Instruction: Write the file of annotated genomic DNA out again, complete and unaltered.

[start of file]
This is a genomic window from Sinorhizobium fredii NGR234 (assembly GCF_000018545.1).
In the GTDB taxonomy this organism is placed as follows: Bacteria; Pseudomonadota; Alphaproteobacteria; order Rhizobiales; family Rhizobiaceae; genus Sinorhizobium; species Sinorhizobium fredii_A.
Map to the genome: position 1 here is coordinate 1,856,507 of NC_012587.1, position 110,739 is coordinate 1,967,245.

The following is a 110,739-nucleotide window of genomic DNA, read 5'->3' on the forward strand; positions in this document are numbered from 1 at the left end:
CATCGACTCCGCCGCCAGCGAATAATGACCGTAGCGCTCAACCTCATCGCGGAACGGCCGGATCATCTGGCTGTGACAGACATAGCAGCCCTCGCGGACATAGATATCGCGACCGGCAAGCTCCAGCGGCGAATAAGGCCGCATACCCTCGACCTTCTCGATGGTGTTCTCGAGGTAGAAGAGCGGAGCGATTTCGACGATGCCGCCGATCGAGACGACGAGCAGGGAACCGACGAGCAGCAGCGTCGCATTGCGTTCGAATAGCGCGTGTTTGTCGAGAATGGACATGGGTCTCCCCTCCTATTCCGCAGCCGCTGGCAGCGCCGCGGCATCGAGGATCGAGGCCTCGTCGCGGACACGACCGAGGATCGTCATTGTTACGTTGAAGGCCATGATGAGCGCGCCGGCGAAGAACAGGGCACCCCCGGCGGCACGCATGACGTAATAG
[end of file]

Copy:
This is a genomic window from Sinorhizobium fredii NGR234 (assembly GCF_000018545.1).
In the GTDB taxonomy this organism is placed as follows: Bacteria; Pseudomonadota; Alphaproteobacteria; order Rhizobiales; family Rhizobiaceae; genus Sinorhizobium; species Sinorhizobium fredii_A.
Map to the genome: position 1 here is coordinate 1,856,507 of NC_012587.1, position 110,739 is coordinate 1,967,245.

The following is a 110,739-nucleotide window of genomic DNA, read 5'->3' on the forward strand; positions in this document are numbered from 1 at the left end:
CATCGACTCCGCCGCCAGCGAATAATGACCGTAGCGCTCAACCTCATCGCGGAACGGCCGGATCATCTGGCTGTGACAGACATAGCAGCCCTCGCGGACATAGATATCGCGACCGGCAAGCTCCAGCGGCGAATAAGGCCGCATACCCTCGACCTTCTCGATGGTGTTCTCGAGGTAGAAGAGCGGAGCGATTTCGACGATGCCGCCGATCGAGACGACGAGCAGGGAACCGACGAGCAGCAGCGTCGCATTGCGTTCGAATAGCGCGTGTTTGTCGAGAATGGACATGGGTCTCCCCTCCTATTCCGCAGCCGCTGGCAGCGCCGCGGCATCGAGGATCGAGGCCTCGTCGCGGACACGACCGAGGATCGTCATTGTTACGTTGAAGGCCATGATGAGCGCGCCGGCGAAGAACAGGGCACCCCCGGCGGCACGCATGACGTAATAG